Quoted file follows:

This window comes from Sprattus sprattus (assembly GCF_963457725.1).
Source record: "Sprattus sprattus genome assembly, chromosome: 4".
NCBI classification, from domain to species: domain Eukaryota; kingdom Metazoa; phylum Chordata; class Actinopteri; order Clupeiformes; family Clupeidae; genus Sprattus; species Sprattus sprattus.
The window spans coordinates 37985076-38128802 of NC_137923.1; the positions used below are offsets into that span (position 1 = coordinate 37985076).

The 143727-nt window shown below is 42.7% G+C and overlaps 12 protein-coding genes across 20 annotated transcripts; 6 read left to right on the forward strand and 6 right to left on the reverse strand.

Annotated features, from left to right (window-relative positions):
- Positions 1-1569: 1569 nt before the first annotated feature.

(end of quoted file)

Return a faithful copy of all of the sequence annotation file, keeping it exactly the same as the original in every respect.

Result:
This window comes from Sprattus sprattus (assembly GCF_963457725.1).
Source record: "Sprattus sprattus genome assembly, chromosome: 4".
NCBI classification, from domain to species: domain Eukaryota; kingdom Metazoa; phylum Chordata; class Actinopteri; order Clupeiformes; family Clupeidae; genus Sprattus; species Sprattus sprattus.
The window spans coordinates 37985076-38128802 of NC_137923.1; the positions used below are offsets into that span (position 1 = coordinate 37985076).

The 143727-nt window shown below is 42.7% G+C and overlaps 12 protein-coding genes across 20 annotated transcripts; 6 read left to right on the forward strand and 6 right to left on the reverse strand.

Annotated features, from left to right (window-relative positions):
- Positions 1-1569: 1569 nt before the first annotated feature.